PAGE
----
Also the eastern province of Luhansk has declared itself independent and requests to be annexed by Russia. Over at Postmodern clog our Ukrainian blogger reports that the nearby region of Donetsk (Yanukovich stronghold) is likewise contemplating secession.

So it seems we're reached the "sepatist" phase, which I described about a month ago as the one of only two possibilities for the countries of the CIS: "If you don't have a Russia-supporting dictatorship, a separatist movement will come along, Russian army will intervene to create "peace" between it and the central government, and the regions it controls will be Russia-supporting dictatorships."

Still these declarations and talk of separatism seem to be a *good* indication (relatively), as they would probably only come to be if the greater game of controlling the whole of Ukraine seemed lost.
katsaris: "Where is THEIR vote?" (Politics)
The Ukrainian struggle is continuing: http://news.bbc.co.uk/2/hi/europe/4042019.stm.

Court freezes decision.

Blogging from the front lines, the Le Sabot Post-Moderne.

The USA-centric folk out there, forgive me if I consider the struggle there as important and much less discussed than the Bush-Kerry thing. I see it as nothing less than a war of independence for a whole nation of 50 millions.


I also wanted to discuss the status of gay marriages across Europe and the world, instigated by a friend's lj post -- but later.
katsaris: "Where is THEIR vote?" (Politics)
Ukrainian elections, Round 2

The good guy seems to have won, with a comfortable margin even -- the bad guy seems to be trying to steal his victory. And if you've read a previous post of mine, you know which I believe to be which. :-)


Comic plug: In Sluggy Freelance, two of our heroes are already down, and an epic battle between Torg and a Demon Lord is about to begin upon a mountain of bones.

And as a sidenote if you check out the immediately previous weeks of this comic as well, please do try and avoid the Saturdays -- on Saturdays there's an irrelevant and IMO horrible sideline filler-story that's not even written or drawn by the same author.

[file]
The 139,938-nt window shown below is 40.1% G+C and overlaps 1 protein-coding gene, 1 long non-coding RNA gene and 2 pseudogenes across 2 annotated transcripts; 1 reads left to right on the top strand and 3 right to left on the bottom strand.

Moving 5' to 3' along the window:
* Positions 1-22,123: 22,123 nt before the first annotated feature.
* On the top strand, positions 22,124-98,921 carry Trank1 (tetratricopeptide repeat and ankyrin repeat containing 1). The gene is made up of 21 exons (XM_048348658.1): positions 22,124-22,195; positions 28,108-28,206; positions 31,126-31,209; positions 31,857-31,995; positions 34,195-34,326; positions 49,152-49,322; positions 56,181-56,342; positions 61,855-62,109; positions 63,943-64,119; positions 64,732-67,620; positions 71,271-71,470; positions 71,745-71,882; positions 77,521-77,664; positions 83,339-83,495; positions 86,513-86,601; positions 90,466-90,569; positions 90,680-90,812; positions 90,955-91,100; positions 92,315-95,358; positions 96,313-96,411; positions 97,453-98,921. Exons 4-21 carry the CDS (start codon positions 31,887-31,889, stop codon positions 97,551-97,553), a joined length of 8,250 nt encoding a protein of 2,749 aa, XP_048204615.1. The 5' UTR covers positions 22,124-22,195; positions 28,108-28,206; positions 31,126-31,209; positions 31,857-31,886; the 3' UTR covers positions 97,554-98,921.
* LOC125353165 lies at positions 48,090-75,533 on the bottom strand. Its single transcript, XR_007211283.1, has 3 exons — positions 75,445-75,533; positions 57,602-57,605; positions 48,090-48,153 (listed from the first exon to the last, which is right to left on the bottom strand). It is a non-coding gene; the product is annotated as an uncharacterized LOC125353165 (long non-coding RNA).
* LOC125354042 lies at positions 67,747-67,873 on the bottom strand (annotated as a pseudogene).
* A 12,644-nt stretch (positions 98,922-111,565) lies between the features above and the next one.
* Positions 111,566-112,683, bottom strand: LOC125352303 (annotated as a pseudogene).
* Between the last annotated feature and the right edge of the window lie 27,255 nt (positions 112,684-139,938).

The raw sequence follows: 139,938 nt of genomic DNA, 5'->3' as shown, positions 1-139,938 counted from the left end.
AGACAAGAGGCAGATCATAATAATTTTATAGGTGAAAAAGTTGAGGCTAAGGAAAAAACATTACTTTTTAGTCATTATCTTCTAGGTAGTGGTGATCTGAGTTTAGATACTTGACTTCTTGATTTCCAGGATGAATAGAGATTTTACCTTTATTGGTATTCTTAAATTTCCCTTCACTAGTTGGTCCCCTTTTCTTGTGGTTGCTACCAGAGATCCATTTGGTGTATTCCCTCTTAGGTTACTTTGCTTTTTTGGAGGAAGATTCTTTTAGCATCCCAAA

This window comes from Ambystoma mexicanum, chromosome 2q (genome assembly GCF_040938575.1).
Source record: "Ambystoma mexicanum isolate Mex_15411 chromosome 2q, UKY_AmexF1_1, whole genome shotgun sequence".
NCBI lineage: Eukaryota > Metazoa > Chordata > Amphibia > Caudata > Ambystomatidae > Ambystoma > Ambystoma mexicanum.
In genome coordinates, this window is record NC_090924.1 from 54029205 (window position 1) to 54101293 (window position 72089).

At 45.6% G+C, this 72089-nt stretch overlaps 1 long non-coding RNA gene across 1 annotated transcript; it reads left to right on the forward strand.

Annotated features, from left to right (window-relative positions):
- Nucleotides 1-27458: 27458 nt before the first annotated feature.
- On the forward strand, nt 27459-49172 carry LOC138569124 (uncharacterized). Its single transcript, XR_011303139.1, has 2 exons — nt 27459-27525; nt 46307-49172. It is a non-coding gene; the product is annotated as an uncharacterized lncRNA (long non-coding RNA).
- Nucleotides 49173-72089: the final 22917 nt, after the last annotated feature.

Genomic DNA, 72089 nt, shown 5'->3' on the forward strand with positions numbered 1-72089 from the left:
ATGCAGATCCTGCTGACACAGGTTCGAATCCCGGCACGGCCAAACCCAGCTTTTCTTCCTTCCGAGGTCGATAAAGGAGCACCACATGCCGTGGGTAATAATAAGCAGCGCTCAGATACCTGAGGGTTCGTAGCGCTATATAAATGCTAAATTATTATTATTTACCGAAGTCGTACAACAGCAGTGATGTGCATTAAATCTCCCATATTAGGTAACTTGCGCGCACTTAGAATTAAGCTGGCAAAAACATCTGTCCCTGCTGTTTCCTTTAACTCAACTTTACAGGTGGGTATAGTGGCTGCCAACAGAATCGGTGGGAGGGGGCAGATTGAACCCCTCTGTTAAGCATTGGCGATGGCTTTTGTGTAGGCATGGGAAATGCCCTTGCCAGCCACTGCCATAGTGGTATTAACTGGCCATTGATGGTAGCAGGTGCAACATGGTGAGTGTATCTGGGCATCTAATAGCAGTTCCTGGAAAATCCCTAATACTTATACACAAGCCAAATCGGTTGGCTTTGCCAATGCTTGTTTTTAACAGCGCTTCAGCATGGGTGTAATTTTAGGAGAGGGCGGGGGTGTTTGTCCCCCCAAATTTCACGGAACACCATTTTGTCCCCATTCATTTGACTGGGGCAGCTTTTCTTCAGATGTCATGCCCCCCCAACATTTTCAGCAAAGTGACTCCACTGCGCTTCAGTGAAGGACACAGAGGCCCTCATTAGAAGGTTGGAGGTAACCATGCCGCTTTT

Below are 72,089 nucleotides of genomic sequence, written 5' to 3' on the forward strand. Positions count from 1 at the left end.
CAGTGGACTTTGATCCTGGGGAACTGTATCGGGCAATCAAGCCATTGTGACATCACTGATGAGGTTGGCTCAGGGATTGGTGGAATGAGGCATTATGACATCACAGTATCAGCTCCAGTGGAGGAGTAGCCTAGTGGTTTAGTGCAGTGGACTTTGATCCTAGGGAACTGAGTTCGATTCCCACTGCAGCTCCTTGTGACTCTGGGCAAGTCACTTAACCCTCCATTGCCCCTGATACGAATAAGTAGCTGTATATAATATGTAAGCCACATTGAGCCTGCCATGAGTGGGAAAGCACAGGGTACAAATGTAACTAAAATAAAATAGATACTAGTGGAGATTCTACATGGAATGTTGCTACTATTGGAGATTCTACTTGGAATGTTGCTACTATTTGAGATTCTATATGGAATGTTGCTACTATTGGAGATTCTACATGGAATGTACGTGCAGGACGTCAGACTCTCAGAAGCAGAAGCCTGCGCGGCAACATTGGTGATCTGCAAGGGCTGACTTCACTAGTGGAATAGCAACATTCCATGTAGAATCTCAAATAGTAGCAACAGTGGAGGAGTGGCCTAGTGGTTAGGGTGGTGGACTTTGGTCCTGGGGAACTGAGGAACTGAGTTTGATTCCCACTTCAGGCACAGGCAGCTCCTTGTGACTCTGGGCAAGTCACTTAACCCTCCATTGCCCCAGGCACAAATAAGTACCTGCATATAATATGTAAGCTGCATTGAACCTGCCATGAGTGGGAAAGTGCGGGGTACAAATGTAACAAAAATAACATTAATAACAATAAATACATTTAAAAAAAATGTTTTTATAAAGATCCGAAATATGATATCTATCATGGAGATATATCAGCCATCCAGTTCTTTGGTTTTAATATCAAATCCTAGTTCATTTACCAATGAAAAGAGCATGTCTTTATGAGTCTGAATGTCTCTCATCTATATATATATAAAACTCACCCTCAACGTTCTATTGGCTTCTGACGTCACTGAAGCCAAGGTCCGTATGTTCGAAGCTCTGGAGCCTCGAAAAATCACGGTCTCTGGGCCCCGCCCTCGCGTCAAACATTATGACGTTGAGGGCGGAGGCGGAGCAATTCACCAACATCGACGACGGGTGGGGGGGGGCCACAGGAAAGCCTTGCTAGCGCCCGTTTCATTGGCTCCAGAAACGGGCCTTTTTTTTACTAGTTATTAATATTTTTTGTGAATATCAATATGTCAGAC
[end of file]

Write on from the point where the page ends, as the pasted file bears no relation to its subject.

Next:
More tomorrow...
katsaris: "Where is THEIR vote?" (Politics)

There are elections coming up which, the way I see it, may very well end up determining the fate of a nation in the century that is to come.

I'm NOT talking about the United States.

Many other people have talked about the United States, and if I had any way of knowing that Kerry's policies will be significantly better than Bush's, I might comment on them also: So far Kerry's chief advantage seems to be not in actual policy described, but rather in that he's not so offensively obviously stupid, and he doesn't seem to consider arrogance a virtue in its own right. If this will translate to anything better on the ground, your guess is as good as mine.

But no more on the United States -- I don't consider the elections there to be the end of the world no matter the result. Few things really are the end of the world. In the choice between Bush and Kerry I'm not sure it's even a crossroads -- more like a choice of lanes all heading in the same direction, and you only try to choose which one has fewer bumps and less traffic, and which one will help you get off in the right place, rather than have to go another 10 kilometers because you missed your exit.

The election in Ukraine tomorrow Sunday won't be the end of the world either. But from what I hear, it has more of a feel of crossroads than any other election I ever remember hearing about. But to talk about this, I'll have to talk first about the whole global neighbourhood.

Read more... )


katsaris: "Where is THEIR vote?" (Default)
Aris Katsaris

July 2011